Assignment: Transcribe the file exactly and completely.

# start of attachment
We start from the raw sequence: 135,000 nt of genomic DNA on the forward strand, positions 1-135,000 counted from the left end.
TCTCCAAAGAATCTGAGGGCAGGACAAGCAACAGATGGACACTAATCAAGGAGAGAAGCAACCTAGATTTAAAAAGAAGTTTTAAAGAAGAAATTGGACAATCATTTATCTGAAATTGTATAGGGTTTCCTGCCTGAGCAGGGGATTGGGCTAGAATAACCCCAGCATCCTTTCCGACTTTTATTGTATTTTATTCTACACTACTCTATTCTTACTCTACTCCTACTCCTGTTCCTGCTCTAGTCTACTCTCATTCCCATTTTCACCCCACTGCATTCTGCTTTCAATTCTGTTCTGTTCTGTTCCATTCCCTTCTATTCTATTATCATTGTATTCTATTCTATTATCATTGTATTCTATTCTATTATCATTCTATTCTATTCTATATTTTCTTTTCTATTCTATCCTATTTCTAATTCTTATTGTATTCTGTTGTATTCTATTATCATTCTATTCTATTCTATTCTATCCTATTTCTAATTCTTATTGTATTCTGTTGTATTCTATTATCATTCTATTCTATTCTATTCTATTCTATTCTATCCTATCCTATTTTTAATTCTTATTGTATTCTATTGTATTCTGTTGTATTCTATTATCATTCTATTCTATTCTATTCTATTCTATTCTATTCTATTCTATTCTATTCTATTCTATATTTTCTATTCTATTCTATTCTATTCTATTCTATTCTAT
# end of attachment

We start from the raw sequence: 135,000 nt of genomic DNA on the forward strand, positions 1-135,000 counted from the left end.
TCTCCAAAGAATCTGAGGGCAGGACAAGCAACAGATGGACACTAATCAAGGAGAGAAGCAACCTAGATTTAAAAAGAAGTTTTAAAGAAGAAATTGGACAATCATTTATCTGAAATTGTATAGGGTTTCCTGCCTGAGCAGGGGATTGGGCTAGAATAACCCCAGCATCCTTTCCGACTTTTATTGTATTTTATTCTACACTACTCTATTCTTACTCTACTCCTACTCCTGTTCCTGCTCTAGTCTACTCTCATTCCCATTTTCACCCCACTGCATTCTGCTTTCAATTCTGTTCTGTTCTGTTCCATTCCCTTCTATTCTATTATCATTGTATTCTATTCTATTATCATTGTATTCTATTCTATTATCATTCTATTCTATTCTATATTTTCTTTTCTATTCTATCCTATTTCTAATTCTTATTGTATTCTGTTGTATTCTATTATCATTCTATTCTATTCTATTCTATCCTATTTCTAATTCTTATTGTATTCTGTTGTATTCTATTATCATTCTATTCTATTCTATTCTATTCTATTCTATCCTATCCTATTTTTAATTCTTATTGTATTCTATTGTATTCTGTTGTATTCTATTATCATTCTATTCTATTCTATTCTATTCTATTCTATTCTATTCTATTCTATTCTATTCTATATTTTCTATTCTATTCTATTCTATTCTATTCTATTCTAT